In accordance with embodiments of the present disclosure, the executable content 420 is the content that can be executed by the RFID proxy 310. Generally speaking, the executable content 420 may include executable code, or a reference to the executable code. The executable code may include program code, script, commands, or the like. For example, FIG. 4 shows some example content items 421-425, where the content items 421-424 are executable code, and the content item 425 is a reference to executable code. In implementations, the content 420 may include one or more of the content items 421-425.

In some embodiments, the executable content 420 may include program code 421 that can be executed by the RFID proxy 310. The program code 421 can be written by any suitable programming language, including, but not limited to, assembly language and high-level programming language such as Java, C, C++, or the like. In some embodiments, the program code 421 has been complied so that the RFID proxy 310 can execute the program code 421 without compiling. Alternatively, in some embodiments where the RFID proxy 310 has a compiler, the program code 421 may include source code to be complied by the RFID proxy 310.

Alternatively, or in addition, the executable content 420 may include a script(s) 422. The script 422 is a small non-compiled program written by a scripting language such as JavaScript or the like. The script 422 can be processed by a script interpreter invoked by the RFID proxy 310, which will be discussed later. In some embodiments, the content 420 may include a markup file(s) 423 which can be written by markup language such as extensible markup language (XML) or the like. Alternatively, in addition, the content 420 may include plaintext and/or binary commands 424. Specifically, in some embodiments, instead of the executable program code or file itself, the content 420 may contain a reference such as a uniform resource identifier (URI) 425 referencing to executable code such as program code, script, commands, or the like. An example URI is uniform resource locator (URL). Other forms of reference are possible as well.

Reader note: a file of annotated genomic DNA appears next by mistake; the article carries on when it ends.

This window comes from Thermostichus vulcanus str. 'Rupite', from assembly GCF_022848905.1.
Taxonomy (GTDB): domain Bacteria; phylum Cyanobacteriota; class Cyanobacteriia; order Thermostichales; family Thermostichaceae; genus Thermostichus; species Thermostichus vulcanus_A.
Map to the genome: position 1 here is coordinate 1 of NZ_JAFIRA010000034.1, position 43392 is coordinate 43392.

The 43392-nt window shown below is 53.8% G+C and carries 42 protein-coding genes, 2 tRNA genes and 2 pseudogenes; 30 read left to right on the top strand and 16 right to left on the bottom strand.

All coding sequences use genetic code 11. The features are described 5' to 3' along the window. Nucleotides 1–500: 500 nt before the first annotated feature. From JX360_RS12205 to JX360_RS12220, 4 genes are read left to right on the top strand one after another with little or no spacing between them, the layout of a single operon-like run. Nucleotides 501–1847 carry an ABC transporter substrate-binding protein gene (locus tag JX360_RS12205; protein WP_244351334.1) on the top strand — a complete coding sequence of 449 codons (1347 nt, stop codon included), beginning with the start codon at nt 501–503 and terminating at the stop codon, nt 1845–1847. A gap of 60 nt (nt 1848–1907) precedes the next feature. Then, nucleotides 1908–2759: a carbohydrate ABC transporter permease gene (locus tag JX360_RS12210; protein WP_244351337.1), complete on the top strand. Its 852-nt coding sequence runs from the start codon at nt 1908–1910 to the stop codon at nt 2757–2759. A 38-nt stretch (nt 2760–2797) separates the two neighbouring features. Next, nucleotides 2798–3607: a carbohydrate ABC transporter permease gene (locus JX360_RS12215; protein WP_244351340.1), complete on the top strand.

It is to be understood that the content items 421-425 are only examples of the executable content 420, without suggesting any limitation as to the scope of the present disclosure. In addition to or instead of the content items 421-425 as shown in FIG. 4, the content 420 may include additional and/or alternative content that can be executed by the RFID proxy 310.